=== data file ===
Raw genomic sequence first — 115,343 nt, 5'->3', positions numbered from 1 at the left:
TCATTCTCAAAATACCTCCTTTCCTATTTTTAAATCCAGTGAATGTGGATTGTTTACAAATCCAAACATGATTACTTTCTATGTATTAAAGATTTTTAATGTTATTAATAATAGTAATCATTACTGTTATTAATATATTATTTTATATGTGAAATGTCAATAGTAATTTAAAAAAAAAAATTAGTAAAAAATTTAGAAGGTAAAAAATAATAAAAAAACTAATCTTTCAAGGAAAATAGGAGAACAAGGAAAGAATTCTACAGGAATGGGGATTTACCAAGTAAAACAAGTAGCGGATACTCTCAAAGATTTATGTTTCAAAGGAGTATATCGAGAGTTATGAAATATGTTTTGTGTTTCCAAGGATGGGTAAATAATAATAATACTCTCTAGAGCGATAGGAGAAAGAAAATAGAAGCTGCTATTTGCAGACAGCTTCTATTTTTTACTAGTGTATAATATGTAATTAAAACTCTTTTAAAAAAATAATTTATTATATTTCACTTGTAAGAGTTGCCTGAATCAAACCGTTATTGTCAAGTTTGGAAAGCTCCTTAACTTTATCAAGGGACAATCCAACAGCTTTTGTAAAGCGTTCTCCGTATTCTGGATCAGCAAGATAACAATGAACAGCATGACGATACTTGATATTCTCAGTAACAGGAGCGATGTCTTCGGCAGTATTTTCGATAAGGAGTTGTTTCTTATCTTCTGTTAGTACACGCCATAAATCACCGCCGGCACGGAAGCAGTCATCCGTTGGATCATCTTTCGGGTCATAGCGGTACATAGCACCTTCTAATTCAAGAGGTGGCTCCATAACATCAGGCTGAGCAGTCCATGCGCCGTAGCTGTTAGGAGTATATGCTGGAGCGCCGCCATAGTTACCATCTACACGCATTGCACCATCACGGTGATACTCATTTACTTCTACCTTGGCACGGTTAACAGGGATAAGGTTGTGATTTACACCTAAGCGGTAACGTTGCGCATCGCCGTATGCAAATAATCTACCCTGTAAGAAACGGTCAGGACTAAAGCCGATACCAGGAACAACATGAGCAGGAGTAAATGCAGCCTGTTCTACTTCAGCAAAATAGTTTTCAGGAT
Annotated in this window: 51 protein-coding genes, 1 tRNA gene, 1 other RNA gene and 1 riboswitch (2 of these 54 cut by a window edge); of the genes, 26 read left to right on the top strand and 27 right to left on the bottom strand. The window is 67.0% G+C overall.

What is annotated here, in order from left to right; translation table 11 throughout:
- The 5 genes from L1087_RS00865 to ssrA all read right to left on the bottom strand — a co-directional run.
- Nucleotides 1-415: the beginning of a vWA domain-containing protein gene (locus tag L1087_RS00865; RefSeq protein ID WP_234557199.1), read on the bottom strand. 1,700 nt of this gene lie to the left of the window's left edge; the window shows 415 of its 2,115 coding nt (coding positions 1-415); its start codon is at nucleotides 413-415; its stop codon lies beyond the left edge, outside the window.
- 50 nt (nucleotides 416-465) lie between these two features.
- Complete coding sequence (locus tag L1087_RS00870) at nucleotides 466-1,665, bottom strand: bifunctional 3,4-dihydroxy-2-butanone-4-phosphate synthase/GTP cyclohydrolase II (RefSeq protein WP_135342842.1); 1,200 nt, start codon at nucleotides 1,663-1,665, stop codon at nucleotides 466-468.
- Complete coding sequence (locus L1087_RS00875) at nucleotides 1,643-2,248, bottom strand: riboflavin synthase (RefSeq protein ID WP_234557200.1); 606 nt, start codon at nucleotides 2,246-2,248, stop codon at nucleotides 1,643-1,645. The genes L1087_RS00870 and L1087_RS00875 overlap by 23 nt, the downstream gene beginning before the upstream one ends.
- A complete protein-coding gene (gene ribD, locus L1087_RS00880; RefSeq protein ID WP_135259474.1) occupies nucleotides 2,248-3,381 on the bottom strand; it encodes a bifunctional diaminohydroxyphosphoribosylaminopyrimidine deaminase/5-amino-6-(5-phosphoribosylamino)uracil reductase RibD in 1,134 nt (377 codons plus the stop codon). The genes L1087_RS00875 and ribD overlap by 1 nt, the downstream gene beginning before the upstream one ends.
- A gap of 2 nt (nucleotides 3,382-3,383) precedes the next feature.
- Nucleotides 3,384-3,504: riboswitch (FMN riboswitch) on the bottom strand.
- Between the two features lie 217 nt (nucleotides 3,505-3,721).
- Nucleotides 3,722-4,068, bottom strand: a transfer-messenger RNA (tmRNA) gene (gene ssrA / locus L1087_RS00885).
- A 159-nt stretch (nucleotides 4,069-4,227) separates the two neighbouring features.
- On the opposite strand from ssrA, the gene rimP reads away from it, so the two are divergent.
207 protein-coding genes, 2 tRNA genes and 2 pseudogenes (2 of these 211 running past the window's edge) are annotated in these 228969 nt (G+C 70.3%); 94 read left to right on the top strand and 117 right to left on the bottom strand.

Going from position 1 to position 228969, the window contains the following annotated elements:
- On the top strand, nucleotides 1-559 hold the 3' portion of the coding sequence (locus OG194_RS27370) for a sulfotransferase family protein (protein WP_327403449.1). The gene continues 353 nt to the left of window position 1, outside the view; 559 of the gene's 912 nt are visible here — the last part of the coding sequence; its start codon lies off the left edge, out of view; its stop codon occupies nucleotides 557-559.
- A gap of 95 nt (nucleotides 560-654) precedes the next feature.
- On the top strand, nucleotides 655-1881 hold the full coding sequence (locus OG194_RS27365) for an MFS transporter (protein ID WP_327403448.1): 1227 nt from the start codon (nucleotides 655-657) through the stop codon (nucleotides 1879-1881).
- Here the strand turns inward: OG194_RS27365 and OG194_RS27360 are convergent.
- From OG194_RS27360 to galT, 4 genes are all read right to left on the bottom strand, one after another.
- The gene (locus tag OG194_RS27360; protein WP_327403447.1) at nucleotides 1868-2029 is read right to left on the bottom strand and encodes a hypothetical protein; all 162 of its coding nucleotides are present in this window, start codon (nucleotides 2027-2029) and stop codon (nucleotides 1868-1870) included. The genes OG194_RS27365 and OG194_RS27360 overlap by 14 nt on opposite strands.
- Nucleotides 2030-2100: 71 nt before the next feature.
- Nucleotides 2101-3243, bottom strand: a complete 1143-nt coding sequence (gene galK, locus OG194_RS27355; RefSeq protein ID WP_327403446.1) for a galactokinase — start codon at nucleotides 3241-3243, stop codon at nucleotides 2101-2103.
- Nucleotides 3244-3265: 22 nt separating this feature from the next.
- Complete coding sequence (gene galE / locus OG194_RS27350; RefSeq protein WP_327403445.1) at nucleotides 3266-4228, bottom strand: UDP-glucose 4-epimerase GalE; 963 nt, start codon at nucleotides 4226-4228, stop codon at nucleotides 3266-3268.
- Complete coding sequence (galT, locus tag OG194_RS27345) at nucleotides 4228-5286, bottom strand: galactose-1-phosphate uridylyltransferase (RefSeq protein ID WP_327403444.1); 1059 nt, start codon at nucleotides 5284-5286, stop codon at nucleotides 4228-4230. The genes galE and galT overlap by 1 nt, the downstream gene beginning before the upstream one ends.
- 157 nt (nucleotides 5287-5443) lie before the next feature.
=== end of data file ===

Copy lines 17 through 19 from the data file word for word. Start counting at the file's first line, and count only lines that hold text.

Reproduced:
207 protein-coding genes, 2 tRNA genes and 2 pseudogenes (2 of these 211 running past the window's edge) are annotated in these 228969 nt (G+C 70.3%); 94 read left to right on the top strand and 117 right to left on the bottom strand.

Going from position 1 to position 228969, the window contains the following annotated elements:
- On the top strand, nucleotides 1-559 hold the 3' portion of the coding sequence (locus OG194_RS27370) for a sulfotransferase family protein (protein WP_327403449.1). The gene continues 353 nt to the left of window position 1, outside the view; 559 of the gene's 912 nt are visible here — the last part of the coding sequence; its start codon lies off the left edge, out of view; its stop codon occupies nucleotides 557-559.